A product's user experience (UX) determines whether it succeeds or fails. If a product is usable and intuitive, the end user can easily navigate your website or app and become your customer. If not, the experience becomes difficult.
The goal of UX is to design products that can be used successfully by every potential user, regardless of ability. More succinctly: The best UX is accessible UX. Keep reading for 11 best practices to help define and achieve UX accessibility goals:
1. Start with a Checklist of UX Accessibility Best Practices
Keep track of the accessibility process with a handy accessibility checklist. This would include basic steps to make sure accessibility is incorporated into the design, build, and QA testing phases of your website. A simple checklist can help you stay on target for UX accessibility best practices and ensure that nothing slips through the cracks.
2. Enable Keyboard Navigation
Keyboard accessibility is one of the most critical aspects of web accessibility that UX designers often overlook. As you navigate a webpage, the order of the interactive elements is essential. Can users successfully explore the content if they use only a keyboard—or only the tab key? Will it make sense to them? Navigation should be logical and intuitive.
3. Design Usable Focus States
Focus indicators within a webpage, often seen as blue outlines around text and interactive elements, identify which element has the keyboard’s focus. This helps users understand where they are when navigating your website.
4. Prioritize Text Clarity
Text legibility is one of the most significant obstacles facing older adults and users with visual disabilities. Designers should use clear fonts and styles to enhance text clarity and readability.
5. Double-Check Color Contrast
Another common issue facing users with visual disabilities is insufficient color contrast between text and backgrounds or within graphics. The World Health Organization (WHO) estimates that there are 217 million people with moderate to severe vision impairment. Consider contrast for those users, not only within the text but also in graphics and logos.
6. Don’t Rely Exclusively on Color
Although color coding can act as a shortcut, don’t rely on it, and don’t forget to add labels. Users who are color-blind may otherwise be unable to understand and operate graphs or other color-coded elements on your website.
7. Make Sure Your Content Is Ordered Properly in HTML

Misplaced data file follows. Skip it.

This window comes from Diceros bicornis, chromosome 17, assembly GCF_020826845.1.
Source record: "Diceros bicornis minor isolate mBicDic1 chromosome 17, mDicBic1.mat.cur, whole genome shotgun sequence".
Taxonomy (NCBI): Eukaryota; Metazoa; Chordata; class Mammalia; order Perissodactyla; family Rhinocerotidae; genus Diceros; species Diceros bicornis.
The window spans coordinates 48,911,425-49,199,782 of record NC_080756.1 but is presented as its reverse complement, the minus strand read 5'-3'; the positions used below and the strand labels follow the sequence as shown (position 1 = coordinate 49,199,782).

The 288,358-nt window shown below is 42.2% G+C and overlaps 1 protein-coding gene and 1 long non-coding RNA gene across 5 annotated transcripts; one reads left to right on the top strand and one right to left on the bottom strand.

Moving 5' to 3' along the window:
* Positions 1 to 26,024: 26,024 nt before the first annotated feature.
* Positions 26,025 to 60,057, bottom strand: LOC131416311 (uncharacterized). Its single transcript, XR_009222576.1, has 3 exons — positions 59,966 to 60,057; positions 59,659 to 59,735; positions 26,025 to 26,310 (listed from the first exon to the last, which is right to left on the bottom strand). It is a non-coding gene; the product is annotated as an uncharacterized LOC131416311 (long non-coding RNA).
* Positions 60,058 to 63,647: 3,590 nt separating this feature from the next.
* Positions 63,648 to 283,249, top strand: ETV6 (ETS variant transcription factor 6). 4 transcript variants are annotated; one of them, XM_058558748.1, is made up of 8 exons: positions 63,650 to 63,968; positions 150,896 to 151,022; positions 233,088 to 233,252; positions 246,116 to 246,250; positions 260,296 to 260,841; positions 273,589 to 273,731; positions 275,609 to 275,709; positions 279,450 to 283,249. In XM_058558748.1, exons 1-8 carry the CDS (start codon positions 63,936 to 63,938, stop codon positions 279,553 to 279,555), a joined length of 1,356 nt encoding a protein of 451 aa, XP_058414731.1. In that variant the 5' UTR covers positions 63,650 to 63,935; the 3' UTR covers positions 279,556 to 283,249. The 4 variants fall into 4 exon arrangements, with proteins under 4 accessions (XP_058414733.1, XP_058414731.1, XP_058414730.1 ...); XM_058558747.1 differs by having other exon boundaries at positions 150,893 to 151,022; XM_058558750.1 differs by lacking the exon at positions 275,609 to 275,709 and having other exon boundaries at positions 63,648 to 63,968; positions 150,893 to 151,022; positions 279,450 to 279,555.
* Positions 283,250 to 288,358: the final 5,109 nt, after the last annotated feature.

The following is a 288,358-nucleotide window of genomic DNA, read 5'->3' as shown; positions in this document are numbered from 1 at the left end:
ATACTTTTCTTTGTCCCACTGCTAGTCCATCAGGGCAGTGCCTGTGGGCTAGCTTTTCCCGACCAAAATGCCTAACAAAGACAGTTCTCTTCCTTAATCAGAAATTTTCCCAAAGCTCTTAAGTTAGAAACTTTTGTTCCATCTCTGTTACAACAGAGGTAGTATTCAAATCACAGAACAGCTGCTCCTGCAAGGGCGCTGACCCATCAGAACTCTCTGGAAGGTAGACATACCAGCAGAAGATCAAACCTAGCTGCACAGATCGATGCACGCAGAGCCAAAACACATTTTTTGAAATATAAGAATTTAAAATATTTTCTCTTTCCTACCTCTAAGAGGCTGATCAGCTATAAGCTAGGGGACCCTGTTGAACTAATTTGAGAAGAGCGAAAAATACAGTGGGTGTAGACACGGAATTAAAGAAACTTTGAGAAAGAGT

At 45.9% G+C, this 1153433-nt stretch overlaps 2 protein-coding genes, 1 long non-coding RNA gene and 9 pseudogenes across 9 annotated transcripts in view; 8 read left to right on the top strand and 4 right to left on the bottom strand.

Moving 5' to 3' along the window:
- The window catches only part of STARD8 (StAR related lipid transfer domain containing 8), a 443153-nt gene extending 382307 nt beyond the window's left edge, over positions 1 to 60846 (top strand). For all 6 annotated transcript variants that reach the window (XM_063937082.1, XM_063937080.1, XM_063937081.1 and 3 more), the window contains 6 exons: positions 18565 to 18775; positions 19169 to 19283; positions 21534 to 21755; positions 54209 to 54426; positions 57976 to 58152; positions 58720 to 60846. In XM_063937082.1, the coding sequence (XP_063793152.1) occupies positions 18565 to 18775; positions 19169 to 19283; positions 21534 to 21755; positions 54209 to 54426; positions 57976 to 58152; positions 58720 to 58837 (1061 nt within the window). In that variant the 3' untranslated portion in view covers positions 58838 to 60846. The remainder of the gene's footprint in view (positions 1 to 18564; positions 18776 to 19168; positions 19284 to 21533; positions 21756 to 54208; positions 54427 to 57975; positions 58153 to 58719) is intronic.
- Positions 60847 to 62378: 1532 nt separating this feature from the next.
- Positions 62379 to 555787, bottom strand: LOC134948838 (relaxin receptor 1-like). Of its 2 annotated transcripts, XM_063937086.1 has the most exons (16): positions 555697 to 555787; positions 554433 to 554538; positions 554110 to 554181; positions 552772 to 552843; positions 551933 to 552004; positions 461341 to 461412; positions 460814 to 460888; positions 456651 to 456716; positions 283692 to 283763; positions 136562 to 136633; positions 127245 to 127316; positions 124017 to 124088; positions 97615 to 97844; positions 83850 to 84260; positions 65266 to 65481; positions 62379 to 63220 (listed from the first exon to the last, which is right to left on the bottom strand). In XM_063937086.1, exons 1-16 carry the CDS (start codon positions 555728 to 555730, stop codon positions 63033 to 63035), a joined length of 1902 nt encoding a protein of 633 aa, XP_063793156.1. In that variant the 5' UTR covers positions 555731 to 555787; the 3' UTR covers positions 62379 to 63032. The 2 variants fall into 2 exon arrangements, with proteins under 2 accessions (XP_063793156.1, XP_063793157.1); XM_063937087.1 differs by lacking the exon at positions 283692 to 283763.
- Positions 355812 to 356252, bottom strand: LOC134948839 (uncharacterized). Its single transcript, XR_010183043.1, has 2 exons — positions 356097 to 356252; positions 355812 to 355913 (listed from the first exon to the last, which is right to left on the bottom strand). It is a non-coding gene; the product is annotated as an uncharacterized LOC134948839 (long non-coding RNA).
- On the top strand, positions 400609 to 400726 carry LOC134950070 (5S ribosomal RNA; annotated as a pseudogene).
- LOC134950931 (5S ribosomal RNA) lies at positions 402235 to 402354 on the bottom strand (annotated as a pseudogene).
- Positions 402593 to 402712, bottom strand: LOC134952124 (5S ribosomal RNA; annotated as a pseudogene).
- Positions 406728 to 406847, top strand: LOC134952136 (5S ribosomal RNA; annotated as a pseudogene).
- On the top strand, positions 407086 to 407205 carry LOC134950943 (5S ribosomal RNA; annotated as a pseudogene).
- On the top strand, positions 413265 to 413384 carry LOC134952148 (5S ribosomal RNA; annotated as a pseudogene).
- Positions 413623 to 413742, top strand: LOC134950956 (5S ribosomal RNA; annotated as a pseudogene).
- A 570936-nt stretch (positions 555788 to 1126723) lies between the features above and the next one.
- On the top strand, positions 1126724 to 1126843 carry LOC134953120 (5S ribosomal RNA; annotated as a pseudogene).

Although sighted users can scan your website and identify where to click, users with screen readers must wait for their assistive technology to read every page element. It’s crucial to label and order content properly in your HTML so that screen readers and other assistive technology can read the most important content first and everything else in the correct order. For example, imagine the frustration of clicking a link and having to sift through the entire navigation menu before you can read the article
8. Provide Explanatory Text for Links and Images
Alternative text for images and links helps users with limited context understand the purpose of those elements. For links, make sure that descriptions can be understood independently, out of context (e.g., “Wall Street Journal graphic depicting U.S. unemployment rate for people with disabilities, 2010-2019”). For images, describe what is happening and show how it matters for the webpage's context. “Image of person” is not a good description if the person's identity is important for understanding the content.
9. Optimize Dynamic and Interactive Content
When adding slideshows, carousels, videos, and other interactive elements to your website, you need to make sure those elements are independently accessible. For example:
- Audio and video content must be captioned, and transcription should be readily available.
- Auto play for videos is not advised.
- Every image within a slideshow must be captioned, and the slides must be navigable by keyboard.
- Flash is also not advised because it is more difficult to make accessible.
- Animations should not flash three or more times per second to avoid risk to users with seizure disorders and other sensitive users.
10. Use Proper Markups for Text
Making sure the style and design of your content are intuitive is critical. Titles and section headers should be easily identified with larger font sizes to help readers understand the content.
11. Use Labels or Instructions for Form Fields
To guarantee that users understand the rules and guidelines for form field inputs, labels should not go away when they begin typing, or users may lose context with what they are writing.
Remember: Universal Design Is Good Design
You get out what you put into accessibility design. If you address UX accessibility from the start of your website design, baking it into every aspect of the site will be easier.
UX and web design professionals can prioritize and optimize UX accessibility by following proven methods like those shared in this article. Read more on How to Achieve and Maintain Website Accessibility. Download our free checklist.